Bushcraft Course with Mors Kochanski - A Walk in the Woods

I have been blogging about a bushcraft course taught by Mors Kochanski at Tim Smith's Jack Mountain Bushcraft & Guide Service in Wolfeboro, New Hampshire that I attended a couple of weekends ago.

On Sunday, the weather had cleared up - the remnants of the hurricane that had blown up into New Hampshire was pushed out to sea by the winds overnight, revealing the multitude of stars from my sleeping bag beneath an open tarp.

In the morning we all awoke and assembled by the fire in the middle of the field between the trees. Off we wandered then into the woods again and learned more about the plants and ways of the woods.

We hardly went a few feet without Mors stopping to identify some sort of medicinal, edible, noxious or otherwise useful plant.

I nibbled on partridge berries, and plantain seeds. I poked at mushrooms and fungi, puffed puffballs and cut open the blisters on balsam bark to smell and touch the high-fractionate sap used to salve wounds and burns.

Finding our way through the woods was easy but by yourself in the deep backcountry it is advisable to make a trail, or a blaze - by marking trees, and ensuring you can always see at least two markings at once, you should endeavor to make every third blaze on the other side of the tree line, in case you get turned around by accident.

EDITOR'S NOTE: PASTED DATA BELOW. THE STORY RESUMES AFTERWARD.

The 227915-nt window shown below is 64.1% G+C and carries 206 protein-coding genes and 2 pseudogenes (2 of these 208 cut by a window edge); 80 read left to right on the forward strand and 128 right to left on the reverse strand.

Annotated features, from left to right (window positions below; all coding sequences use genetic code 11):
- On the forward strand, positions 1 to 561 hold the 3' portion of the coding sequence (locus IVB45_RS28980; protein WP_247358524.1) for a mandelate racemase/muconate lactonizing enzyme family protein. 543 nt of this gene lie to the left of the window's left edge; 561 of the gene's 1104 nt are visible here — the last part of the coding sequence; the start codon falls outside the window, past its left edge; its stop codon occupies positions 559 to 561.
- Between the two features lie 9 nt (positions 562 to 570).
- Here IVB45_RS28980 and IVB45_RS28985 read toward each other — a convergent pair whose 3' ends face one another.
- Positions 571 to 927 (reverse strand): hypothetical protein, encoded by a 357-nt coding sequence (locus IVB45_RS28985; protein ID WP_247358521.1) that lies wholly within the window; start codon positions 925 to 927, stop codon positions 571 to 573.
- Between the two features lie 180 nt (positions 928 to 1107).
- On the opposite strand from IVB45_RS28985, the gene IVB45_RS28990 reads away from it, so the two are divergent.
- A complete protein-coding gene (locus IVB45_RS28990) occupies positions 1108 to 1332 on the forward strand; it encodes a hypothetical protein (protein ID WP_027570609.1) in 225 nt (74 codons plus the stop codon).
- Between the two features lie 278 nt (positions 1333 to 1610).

I have gotten lost (but soon found my way out of the woods) within a couple hundred feet of a camp in the woods, it is ridiculously easy to get lost. Thinking you cannot get lost is a mark of hubris - hence careful preparation and ensuring that you have the proper supplies on your person at all times - means for fire, shelter, and water at least for 72 hours.

In the high-stakes bush, and in the case of extremis you should only do something if you know it for certain. Many mistakes happen when you use common sense.

It's strange - we are always taught to rely on common sense when in a strange situation. But in the backcountry, it is critical to slow down, and do everything you can to stave off panic before invoking 'common sense'. Sit down. Make your body relax. Acquaint yourself with the surroundings. Calm yourself, then calmly proceed and only in a manner that you know for certain.

More photos and scribblings on my trip soon again.



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